Title:
ILLUMINATION OPTICS FOR AN OPTICAL OBSERVATION DEVICE
Kind Code:
A1


Abstract:
The invention is directed to illumination optics for an optical device for observing a sample, particularly for TIRF microscopy (Total Internal Reflection Fluorescence Microscopy), wherein the sample is positioned on the side of a carrier glass remote of the illumination optics and the illumination light exiting from the illumination optics is shaped into an illumination beam bundle which encloses an angle not equal to 90° with the normal to the surface of the carrier glass. According to the invention, the illumination optics of the type mentioned above comprise at least two optically active elements which influence the shape and direction of the illumination beam bundle and which are arranged outside of the detection beam path that guides light coming from the sample to a detector. The optically active elements are preferably constructed as annular lenses and are arranged concentrically around the detection beam path.



Inventors:
Brehm, Michael (Sulzbach-Laufen, DE)
Kleinschmidt, Werner (Adelebsen, DE)
Thirase, Jan (Goettingen, DE)
Application Number:
11/844441
Publication Date:
02/28/2008
Filing Date:
08/24/2007
Assignee:
Carl Zeiss Microlmaging GmbH
Primary Class:
Other Classes:
359/385
International Classes:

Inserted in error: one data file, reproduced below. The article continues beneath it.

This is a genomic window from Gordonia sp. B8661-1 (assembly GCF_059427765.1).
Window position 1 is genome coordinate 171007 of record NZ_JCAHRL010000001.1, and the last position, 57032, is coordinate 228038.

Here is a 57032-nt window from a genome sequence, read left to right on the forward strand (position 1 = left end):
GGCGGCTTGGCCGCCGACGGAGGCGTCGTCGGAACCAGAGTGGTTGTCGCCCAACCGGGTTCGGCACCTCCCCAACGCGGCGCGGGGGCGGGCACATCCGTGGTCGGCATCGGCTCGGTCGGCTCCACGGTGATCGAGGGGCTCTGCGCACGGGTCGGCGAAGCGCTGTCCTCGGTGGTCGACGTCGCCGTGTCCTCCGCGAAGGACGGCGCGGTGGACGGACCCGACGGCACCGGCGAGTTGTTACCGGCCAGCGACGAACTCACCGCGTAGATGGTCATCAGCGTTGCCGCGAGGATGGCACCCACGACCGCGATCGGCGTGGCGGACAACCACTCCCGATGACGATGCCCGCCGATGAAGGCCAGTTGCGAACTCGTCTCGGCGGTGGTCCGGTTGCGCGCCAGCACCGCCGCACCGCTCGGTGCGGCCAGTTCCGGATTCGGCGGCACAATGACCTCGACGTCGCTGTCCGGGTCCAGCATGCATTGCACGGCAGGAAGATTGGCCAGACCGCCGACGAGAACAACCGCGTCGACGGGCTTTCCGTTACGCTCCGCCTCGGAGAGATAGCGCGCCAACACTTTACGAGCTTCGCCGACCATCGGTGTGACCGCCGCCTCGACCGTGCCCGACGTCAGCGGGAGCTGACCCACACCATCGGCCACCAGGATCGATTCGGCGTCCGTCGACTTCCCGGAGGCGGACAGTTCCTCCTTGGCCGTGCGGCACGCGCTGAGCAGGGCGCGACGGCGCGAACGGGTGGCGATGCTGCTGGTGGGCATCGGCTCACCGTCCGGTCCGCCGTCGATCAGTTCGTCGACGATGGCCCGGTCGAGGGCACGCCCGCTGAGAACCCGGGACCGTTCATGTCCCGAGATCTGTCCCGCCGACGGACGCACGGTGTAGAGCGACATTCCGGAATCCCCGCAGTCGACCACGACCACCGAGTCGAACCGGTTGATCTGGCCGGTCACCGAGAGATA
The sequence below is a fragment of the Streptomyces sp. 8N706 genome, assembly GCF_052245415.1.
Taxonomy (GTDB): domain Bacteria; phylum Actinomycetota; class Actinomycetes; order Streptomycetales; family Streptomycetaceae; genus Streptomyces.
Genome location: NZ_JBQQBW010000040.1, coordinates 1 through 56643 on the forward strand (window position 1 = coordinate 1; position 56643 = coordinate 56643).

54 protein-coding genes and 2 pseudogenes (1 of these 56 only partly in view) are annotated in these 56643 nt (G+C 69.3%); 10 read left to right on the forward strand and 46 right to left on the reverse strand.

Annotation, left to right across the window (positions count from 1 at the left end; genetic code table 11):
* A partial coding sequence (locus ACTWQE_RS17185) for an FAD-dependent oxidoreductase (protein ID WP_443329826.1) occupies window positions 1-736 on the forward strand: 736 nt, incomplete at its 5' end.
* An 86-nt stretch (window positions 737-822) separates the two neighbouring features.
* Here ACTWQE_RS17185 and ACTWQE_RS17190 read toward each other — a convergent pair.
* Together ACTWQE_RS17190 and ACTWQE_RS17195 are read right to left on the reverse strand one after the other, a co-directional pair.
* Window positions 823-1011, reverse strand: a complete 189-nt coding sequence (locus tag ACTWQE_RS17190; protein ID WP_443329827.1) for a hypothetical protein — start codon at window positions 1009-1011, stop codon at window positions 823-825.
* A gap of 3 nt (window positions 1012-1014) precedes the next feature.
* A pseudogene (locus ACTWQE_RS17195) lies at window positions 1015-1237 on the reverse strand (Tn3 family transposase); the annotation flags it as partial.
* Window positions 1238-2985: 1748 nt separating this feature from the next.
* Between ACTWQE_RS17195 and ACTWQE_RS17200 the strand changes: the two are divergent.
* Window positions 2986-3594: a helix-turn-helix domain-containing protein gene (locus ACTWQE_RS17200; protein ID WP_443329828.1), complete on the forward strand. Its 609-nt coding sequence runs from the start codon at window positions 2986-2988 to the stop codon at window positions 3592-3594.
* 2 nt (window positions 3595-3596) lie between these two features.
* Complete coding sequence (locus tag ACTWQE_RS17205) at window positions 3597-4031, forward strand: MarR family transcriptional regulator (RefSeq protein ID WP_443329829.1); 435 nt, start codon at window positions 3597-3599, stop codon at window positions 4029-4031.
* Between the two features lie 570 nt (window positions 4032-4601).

G02B21/06
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Primary Examiner:
ALLEN, STEPHONE B
Attorney, Agent or Firm:
HAUG PARTNERS LLP (NEW YORK, NY, US)
Claims:
What is claimed is:

1. Illumination optics for an optical device for observing a sample, particularly for TIRF microscopy (Total Internal Reflection Fluorescence Microscopy), wherein a sample is arranged on a side of a carrier glass remote of the illumination optics and illumination light exiting from the illumination optics is shaped into an illumination beam bundle which encloses an angle not equal to 90° with the normal to the surface of the carrier glass, comprising: at least two optically active elements which influence the shape and direction of the illumination beam bundle and which are arranged outside of the detection beam path that guides light coming from the sample to a detector.